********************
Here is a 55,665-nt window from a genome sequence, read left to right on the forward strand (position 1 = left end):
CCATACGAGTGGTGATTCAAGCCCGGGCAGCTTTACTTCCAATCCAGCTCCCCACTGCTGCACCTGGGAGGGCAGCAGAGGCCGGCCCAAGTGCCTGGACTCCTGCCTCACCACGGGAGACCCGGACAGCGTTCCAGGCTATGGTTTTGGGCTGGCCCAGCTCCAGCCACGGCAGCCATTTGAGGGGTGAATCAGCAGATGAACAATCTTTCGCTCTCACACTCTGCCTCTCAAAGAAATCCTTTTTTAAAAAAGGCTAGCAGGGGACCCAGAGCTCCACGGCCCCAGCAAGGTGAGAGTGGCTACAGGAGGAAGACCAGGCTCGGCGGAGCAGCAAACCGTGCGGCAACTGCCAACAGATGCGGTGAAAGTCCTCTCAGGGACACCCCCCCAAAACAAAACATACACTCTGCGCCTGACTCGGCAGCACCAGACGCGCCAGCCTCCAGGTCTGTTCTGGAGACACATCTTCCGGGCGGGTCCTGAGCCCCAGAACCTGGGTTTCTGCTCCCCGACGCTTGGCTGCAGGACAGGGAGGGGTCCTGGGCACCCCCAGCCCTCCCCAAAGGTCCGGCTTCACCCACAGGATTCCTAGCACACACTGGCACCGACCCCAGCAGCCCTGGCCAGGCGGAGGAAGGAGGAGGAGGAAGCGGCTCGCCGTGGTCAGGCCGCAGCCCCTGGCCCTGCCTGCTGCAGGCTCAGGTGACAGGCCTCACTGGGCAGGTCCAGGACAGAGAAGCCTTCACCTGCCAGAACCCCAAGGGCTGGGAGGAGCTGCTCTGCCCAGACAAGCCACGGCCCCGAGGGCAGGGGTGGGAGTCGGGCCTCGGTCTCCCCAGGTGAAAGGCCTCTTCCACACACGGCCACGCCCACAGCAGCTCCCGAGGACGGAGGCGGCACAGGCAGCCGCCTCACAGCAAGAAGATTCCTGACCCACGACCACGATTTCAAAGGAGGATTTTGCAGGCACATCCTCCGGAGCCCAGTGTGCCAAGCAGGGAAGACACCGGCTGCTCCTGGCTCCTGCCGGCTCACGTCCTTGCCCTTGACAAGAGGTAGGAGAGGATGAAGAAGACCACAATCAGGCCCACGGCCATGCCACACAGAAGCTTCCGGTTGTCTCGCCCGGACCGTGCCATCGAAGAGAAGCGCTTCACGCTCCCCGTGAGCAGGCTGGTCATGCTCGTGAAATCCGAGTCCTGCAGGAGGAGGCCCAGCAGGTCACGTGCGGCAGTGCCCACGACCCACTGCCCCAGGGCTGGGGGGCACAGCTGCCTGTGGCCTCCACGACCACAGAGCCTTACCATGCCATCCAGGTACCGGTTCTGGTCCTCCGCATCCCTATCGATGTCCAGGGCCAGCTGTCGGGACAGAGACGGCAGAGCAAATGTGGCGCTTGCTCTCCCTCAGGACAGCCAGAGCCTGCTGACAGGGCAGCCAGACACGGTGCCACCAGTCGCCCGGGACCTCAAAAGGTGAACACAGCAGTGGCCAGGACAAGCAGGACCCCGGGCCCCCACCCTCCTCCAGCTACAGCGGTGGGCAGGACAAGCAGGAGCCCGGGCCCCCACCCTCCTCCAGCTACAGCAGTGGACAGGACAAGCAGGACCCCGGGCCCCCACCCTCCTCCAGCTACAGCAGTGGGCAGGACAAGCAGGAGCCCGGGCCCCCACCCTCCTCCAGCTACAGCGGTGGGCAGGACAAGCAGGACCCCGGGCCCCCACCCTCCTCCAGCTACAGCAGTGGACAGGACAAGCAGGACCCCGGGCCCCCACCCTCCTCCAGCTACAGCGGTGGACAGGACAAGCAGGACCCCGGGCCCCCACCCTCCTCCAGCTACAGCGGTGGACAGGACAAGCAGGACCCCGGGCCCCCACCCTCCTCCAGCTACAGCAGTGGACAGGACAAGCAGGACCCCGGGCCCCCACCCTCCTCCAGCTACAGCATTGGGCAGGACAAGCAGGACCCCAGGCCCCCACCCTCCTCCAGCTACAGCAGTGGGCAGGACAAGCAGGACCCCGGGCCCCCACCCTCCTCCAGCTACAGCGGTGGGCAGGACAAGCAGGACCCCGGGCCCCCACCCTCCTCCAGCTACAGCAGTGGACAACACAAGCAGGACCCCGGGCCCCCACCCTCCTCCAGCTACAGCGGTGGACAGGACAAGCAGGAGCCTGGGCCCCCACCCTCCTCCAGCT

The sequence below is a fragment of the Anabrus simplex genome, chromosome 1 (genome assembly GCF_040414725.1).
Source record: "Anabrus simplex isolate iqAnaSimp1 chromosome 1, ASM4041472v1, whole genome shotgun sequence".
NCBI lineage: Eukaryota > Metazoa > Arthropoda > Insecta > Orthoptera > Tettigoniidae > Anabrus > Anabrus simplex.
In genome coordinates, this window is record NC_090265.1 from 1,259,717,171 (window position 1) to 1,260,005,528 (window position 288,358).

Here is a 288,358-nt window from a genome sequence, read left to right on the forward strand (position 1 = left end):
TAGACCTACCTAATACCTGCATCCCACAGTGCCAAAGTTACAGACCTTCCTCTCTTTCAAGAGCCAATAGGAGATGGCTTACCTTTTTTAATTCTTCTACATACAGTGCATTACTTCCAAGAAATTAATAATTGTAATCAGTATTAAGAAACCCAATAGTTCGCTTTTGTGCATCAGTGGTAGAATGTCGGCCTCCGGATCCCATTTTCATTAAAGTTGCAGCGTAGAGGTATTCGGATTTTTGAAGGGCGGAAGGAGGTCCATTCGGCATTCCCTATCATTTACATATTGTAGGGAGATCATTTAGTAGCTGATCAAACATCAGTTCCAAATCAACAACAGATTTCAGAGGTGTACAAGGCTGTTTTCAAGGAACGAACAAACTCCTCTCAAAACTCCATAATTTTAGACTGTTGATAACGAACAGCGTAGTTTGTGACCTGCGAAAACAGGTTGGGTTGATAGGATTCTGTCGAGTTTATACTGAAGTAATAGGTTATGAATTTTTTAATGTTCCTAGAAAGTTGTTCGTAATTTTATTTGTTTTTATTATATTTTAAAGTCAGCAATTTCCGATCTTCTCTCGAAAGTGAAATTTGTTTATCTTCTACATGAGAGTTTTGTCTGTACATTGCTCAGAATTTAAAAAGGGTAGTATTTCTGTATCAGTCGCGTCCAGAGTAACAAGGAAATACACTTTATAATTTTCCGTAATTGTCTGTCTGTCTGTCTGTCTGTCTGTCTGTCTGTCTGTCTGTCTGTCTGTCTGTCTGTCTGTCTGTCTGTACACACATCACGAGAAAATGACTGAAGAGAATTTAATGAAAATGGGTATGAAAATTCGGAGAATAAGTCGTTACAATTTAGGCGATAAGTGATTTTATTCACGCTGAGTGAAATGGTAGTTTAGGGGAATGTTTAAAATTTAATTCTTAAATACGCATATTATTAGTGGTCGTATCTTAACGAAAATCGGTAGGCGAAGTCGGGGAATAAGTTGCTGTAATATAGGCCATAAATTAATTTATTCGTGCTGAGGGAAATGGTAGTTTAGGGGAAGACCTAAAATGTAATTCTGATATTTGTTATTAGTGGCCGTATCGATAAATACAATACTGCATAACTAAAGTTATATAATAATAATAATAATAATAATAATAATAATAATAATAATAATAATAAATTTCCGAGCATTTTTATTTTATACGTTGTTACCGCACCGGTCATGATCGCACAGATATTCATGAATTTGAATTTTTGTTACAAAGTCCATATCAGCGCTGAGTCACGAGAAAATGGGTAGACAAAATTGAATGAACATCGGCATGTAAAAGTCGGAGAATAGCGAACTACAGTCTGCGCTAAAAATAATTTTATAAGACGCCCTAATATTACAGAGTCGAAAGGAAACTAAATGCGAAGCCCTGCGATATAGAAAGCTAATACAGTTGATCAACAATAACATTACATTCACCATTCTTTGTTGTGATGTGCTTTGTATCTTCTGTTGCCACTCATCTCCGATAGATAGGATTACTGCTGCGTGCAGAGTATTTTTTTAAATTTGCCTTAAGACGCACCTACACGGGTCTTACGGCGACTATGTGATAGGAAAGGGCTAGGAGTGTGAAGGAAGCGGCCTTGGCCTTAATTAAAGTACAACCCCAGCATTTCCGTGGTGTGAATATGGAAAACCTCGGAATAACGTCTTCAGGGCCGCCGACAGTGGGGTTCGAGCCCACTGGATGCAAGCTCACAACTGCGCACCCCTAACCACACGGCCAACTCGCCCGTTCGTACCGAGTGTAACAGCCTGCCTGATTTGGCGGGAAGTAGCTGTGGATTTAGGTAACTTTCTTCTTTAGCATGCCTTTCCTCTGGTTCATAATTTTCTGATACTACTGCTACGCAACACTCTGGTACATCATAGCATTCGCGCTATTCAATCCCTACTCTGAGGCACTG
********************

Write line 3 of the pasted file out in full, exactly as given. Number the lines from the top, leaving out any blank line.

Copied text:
The sequence below is a fragment of the Anabrus simplex genome, chromosome 1 (genome assembly GCF_040414725.1).